Every month a research company called NPD tots up the U.S games industry's retail sales, and releases the data to its clients, who are mostly games publishers, investors and retailers. Some of the information is published and reported.
And each month, a clever mathematician in Chattanooga, Tennessee called Matt Matthews digs into those numbers and publishes his analysis on industry website Gamasutra. (It's a must-read column.)
Matt's analysis for October's results? "By practically every measure this will be the worst year for [games] retail since 2006." Oh dear.
Game sales for October were down 25% compared to the same month in 2011, with consumers spending $755.5 million on hardware, software and accessories compared with $1 billion last year.
Of course, packaged games sales are not nearly the whole picture of the gaming business. Digital distribution, free-to-play, mobile don't get counted in NPD's monthly numbers, and these are all areas that are booming. This is why we questioned that organization's claim, back in September, that 12 million gamers have mysteriously vanished.
But still, the vast majority of games companies' revenues comes from games retail. As we await any scrap of news about Sony and Microsoft's plans for next generation consoles, the current generation is in freefall.
Matt says that, based on his calculations, even the traditional boom months of November and December will disappoint those who believe that 2012 can be saved. And yes, he's factored in the launch of a new console from Nintendo.
Unable to stop the rot.
There are more than 50 million Xbox 360s and PS3s in U.S consumers' hands, and yet a major franchise game like Resident Evil 6 limps toward launch-window sales of less than a million.
People are simply not buying $60 games from retail stores in the way they did in the past. At the end of October, Matthews reckons year-to-date packaged sales have not yet reached the 100 million units milestone, a point that was passed in early July in previous years of this generation. This time in 2011 and in 2012, we were through 130 million units, and in 2008 the end-of-October number was at 166 million.
He says games dollar sales so far this year are at $3.3 billion. In 2011 - a decline-year that everyone was describing as pretty dire - we were at $5 billion.
Matthews makes the following point: "The total value of the January through October video game software market has shrunk by nearly 46 percent since 2008. For every dollar made during the heyday of the market...the industry is only generating fifty four cents today."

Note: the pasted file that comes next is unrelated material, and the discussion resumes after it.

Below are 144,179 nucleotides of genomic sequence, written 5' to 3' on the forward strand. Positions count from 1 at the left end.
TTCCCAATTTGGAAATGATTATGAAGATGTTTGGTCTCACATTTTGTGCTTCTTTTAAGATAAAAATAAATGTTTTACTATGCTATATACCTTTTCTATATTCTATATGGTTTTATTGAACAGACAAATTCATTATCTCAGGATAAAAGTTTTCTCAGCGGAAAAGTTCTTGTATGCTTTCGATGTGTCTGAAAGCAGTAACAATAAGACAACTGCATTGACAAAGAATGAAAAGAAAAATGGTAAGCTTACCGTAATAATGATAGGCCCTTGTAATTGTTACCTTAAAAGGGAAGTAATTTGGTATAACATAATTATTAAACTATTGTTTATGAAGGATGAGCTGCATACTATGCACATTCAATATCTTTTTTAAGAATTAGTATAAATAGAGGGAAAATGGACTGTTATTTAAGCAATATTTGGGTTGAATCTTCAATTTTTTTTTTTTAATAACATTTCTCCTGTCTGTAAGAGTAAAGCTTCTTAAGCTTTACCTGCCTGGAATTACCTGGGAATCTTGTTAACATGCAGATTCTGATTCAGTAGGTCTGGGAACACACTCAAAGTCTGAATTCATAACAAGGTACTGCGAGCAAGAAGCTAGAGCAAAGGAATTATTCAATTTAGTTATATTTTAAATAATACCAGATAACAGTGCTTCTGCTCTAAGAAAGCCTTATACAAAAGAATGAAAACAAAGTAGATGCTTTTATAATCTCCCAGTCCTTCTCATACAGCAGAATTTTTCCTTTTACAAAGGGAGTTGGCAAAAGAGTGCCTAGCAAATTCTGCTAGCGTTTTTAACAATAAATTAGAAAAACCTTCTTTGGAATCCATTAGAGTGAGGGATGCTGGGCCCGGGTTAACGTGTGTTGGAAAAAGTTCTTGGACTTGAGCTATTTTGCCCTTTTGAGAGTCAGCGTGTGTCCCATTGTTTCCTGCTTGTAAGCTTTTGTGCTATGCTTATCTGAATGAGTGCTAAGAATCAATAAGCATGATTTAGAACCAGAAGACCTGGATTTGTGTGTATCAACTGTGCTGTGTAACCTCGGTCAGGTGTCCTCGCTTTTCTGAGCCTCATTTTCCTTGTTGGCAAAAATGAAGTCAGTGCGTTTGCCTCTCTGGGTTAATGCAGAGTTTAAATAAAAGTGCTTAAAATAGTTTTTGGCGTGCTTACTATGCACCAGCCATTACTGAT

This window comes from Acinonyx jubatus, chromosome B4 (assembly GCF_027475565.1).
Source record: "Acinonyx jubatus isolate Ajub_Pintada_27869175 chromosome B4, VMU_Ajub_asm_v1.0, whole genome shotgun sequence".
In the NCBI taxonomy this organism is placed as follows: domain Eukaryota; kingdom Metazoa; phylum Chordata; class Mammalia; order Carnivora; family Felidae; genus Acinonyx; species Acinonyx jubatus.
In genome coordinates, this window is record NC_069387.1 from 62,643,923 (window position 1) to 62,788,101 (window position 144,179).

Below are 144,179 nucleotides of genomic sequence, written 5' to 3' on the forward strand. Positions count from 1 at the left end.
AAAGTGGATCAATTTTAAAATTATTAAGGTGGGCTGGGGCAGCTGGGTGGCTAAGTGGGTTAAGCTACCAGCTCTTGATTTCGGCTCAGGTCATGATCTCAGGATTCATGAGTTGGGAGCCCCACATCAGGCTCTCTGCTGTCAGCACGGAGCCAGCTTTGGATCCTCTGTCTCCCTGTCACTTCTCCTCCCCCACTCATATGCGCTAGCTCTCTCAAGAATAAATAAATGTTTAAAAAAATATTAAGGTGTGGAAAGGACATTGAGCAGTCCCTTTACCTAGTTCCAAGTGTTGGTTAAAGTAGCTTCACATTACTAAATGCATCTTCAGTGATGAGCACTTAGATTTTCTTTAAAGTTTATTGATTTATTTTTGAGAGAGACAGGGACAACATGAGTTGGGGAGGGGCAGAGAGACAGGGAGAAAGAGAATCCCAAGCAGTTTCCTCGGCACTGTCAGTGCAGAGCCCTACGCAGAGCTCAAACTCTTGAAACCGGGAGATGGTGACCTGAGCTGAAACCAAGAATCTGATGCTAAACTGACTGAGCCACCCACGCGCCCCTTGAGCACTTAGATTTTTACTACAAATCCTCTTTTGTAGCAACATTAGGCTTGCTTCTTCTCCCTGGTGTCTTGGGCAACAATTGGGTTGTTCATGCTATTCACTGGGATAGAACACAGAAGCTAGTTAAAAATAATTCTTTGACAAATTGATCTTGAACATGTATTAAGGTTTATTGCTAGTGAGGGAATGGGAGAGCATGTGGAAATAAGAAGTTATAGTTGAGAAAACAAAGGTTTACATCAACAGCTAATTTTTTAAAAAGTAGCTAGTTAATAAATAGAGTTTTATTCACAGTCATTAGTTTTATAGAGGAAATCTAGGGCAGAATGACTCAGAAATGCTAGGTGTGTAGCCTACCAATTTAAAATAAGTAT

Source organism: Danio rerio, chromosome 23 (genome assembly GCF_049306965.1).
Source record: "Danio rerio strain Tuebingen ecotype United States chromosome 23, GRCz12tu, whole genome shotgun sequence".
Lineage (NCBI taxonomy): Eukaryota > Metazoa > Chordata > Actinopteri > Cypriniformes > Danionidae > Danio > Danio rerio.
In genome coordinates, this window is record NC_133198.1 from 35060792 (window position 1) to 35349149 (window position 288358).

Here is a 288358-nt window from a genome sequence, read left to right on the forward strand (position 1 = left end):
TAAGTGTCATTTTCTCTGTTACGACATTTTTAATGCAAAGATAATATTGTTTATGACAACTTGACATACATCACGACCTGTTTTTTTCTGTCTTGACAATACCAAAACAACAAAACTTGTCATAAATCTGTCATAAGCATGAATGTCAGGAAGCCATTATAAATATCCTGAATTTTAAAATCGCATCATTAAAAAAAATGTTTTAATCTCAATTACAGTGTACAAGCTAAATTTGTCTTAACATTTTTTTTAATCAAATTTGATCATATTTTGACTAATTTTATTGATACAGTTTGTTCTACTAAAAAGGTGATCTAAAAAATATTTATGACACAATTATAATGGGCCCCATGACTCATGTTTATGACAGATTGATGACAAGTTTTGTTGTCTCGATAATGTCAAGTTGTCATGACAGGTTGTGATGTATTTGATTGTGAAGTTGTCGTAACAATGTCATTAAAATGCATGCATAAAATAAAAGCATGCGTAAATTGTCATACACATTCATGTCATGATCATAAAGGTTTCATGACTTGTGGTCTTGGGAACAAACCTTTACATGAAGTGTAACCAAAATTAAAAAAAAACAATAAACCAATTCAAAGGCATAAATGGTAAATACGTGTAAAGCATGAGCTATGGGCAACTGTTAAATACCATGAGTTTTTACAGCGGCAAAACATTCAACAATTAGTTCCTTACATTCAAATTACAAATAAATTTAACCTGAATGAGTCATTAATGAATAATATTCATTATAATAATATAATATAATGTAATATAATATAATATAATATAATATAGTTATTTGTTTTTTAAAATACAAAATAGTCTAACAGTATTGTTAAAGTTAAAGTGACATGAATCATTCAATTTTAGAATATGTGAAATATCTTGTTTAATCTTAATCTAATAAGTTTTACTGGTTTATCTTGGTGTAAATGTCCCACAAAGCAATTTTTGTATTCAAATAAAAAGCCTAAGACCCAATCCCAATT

Analyst Doug Creutz has named seven AAA, non-sports fall releases in 2011 that sold more than four million units in North America and Europe. This year he is predicting only four (Borderlands 2, Assassin's Creed 3, Halo 4, and Call of Duty: Black Ops 2).
Hardware sales are crumbling. Xbox 360 is down by a third this year, while PS3 is down by a quarter. Only 3DS has managed to sell more units than last year, although, of course, this year it's had ten months on the market, while in 2011, it had only been available for seven months when the October stats came through.
So what's the problem? Leaving the dodgy economy aside, it's clear that the hardware companies have been way too timid in ushering in the excitement of a new generation, or in kickstarting this fading generation with some meaningful price cuts.
Retail and games publishers are screaming blue murder about the lack of launch hardware, and yet the soonest we can expect to see a new generation is still a whole year away. Mid-generation initiatives like Move and Kinect - actually, me-too reactions to Wii's success - have failed to provide significant horsepower.
Wii U is just about to drop, but its bounty, as always with Nintendo, is likely to disproportionately favor first-party games.
Consumers are playing more games than ever, and spending more time playing games, but the market has shifted away from full-priced `AAA' games towards social, mobile, digital.
Given that the new consoles will definitely be reactions to this trend, offering more free-to-play games and cross-platform mobile / social gaming, it's an unavoidable conclusion that games retail's finest days are behind us. But also that some of the blame for 2012's decline should be laid at the door of Microsoft and Sony's timidity.
You can see more analysis an charts here. Note: Colin Campbell writes occasional columns for Gamasutra.